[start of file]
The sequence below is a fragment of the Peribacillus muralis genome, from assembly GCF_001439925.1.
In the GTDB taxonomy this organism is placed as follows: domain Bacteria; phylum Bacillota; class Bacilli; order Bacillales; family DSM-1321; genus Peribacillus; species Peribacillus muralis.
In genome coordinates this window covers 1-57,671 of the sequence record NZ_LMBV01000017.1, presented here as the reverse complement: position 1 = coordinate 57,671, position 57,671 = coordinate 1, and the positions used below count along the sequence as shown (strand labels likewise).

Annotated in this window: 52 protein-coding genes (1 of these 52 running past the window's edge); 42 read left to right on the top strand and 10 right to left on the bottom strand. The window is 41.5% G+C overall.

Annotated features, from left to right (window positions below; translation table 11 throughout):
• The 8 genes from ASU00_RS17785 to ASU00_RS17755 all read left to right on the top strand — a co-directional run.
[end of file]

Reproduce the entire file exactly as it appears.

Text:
The sequence below is a fragment of the Peribacillus muralis genome, from assembly GCF_001439925.1.
In the GTDB taxonomy this organism is placed as follows: domain Bacteria; phylum Bacillota; class Bacilli; order Bacillales; family DSM-1321; genus Peribacillus; species Peribacillus muralis.
In genome coordinates this window covers 1-57,671 of the sequence record NZ_LMBV01000017.1, presented here as the reverse complement: position 1 = coordinate 57,671, position 57,671 = coordinate 1, and the positions used below count along the sequence as shown (strand labels likewise).

Annotated in this window: 52 protein-coding genes (1 of these 52 running past the window's edge); 42 read left to right on the top strand and 10 right to left on the bottom strand. The window is 41.5% G+C overall.

Annotated features, from left to right (window positions below; translation table 11 throughout):
• The 8 genes from ASU00_RS17785 to ASU00_RS17755 all read left to right on the top strand — a co-directional run.